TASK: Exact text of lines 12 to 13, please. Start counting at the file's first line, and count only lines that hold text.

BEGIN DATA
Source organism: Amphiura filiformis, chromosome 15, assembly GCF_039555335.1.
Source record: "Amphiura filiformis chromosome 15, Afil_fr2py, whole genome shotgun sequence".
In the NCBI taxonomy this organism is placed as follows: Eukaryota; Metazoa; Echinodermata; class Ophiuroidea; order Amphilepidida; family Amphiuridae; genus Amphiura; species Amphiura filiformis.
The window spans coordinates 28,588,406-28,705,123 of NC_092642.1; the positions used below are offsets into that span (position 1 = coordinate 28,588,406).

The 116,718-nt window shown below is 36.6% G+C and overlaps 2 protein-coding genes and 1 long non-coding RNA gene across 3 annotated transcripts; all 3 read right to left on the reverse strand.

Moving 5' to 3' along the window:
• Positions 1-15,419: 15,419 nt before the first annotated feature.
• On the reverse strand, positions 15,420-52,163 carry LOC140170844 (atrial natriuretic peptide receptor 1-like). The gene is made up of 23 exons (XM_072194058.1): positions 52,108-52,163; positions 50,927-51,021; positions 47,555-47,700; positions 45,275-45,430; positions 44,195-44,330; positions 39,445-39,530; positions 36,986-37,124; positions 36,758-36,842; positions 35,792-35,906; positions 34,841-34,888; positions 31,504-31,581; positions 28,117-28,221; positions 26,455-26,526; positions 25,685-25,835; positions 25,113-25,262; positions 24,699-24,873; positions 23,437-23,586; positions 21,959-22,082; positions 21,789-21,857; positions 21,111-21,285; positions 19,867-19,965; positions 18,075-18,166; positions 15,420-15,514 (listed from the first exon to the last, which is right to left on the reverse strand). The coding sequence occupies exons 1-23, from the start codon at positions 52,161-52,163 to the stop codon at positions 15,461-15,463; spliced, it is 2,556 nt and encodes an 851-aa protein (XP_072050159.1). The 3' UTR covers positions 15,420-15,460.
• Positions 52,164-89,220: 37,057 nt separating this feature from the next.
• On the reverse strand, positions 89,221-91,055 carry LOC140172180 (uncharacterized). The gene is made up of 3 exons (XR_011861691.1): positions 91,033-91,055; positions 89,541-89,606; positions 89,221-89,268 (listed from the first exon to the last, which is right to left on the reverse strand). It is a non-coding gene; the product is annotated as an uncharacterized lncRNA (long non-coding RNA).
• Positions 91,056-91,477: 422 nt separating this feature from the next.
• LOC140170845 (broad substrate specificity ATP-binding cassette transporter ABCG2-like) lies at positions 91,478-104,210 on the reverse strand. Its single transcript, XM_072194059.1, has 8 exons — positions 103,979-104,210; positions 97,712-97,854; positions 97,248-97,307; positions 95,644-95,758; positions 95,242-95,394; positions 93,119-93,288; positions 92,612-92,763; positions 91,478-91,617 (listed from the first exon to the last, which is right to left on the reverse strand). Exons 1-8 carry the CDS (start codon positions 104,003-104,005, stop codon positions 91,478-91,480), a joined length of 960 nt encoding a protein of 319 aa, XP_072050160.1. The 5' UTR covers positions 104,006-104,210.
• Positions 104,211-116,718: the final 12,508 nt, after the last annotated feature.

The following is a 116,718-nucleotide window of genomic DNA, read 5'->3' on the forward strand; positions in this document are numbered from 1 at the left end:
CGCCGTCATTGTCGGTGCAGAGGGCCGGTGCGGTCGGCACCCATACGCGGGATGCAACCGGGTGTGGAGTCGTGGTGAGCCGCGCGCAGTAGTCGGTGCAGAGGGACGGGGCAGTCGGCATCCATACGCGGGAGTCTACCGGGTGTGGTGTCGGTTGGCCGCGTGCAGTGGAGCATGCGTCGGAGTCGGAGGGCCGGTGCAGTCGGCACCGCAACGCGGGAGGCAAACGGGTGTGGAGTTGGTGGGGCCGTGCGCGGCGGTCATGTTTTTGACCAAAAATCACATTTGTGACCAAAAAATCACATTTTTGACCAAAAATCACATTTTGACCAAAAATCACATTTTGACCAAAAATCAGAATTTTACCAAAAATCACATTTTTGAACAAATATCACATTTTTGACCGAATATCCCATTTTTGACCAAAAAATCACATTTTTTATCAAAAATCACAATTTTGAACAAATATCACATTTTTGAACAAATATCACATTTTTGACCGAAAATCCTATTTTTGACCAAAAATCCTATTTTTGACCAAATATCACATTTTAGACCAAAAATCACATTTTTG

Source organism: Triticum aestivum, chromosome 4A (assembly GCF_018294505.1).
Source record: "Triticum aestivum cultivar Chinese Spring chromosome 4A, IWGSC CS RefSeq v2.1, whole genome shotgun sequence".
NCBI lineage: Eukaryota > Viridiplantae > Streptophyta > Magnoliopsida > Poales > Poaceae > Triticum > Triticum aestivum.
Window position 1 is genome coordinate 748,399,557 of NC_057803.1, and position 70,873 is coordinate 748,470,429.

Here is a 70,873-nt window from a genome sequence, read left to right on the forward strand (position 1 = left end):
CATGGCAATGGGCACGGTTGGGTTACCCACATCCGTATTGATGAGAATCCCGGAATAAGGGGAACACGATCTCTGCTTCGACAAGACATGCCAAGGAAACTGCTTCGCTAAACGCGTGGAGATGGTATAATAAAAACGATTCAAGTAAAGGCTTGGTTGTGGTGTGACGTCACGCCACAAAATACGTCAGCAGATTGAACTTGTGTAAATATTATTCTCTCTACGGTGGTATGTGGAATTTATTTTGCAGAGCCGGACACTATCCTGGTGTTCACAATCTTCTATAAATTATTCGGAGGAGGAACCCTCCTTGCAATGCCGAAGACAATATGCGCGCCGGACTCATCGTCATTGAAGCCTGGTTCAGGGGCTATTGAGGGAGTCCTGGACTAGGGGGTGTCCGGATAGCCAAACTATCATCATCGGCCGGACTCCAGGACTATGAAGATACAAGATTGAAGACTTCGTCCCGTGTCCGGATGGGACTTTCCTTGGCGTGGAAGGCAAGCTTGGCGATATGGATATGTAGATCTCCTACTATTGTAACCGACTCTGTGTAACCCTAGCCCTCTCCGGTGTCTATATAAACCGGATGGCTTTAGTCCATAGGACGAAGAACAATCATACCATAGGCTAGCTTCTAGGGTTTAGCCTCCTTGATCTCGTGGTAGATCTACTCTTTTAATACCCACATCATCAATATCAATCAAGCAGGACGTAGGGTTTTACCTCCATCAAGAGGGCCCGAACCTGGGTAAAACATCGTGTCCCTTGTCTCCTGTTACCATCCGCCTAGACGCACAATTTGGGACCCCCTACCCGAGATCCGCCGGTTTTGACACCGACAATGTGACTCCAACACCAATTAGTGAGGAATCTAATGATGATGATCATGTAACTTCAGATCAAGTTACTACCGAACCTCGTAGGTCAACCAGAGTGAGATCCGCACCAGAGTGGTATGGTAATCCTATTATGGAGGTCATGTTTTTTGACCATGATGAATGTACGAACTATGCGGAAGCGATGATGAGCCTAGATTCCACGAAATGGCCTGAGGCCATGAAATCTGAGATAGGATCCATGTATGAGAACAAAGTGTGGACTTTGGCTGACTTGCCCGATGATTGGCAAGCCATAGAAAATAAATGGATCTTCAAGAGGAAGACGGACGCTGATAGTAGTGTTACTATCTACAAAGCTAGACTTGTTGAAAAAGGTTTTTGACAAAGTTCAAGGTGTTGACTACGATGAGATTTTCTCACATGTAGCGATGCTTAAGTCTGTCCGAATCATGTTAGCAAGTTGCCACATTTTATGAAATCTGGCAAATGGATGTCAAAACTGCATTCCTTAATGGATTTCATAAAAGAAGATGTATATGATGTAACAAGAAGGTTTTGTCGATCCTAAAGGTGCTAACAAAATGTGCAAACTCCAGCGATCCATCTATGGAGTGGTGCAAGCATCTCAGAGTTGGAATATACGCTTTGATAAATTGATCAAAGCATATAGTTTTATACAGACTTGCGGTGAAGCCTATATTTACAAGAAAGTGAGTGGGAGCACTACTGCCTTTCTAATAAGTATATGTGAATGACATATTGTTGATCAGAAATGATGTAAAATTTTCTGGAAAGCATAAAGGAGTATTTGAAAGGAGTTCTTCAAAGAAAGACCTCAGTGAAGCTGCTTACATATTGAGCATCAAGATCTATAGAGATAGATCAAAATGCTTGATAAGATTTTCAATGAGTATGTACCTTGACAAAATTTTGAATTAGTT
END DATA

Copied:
• LOC140170845 (broad substrate specificity ATP-binding cassette transporter ABCG2-like) lies at positions 91,478-104,210 on the reverse strand. Its single transcript, XM_072194059.1, has 8 exons — positions 103,979-104,210; positions 97,712-97,854; positions 97,248-97,307; positions 95,644-95,758; positions 95,242-95,394; positions 93,119-93,288; positions 92,612-92,763; positions 91,478-91,617 (listed from the first exon to the last, which is right to left on the reverse strand). Exons 1-8 carry the CDS (start codon positions 104,003-104,005, stop codon positions 91,478-91,480), a joined length of 960 nt encoding a protein of 319 aa, XP_072050160.1. The 5' UTR covers positions 104,006-104,210.
• Positions 104,211-116,718: the final 12,508 nt, after the last annotated feature.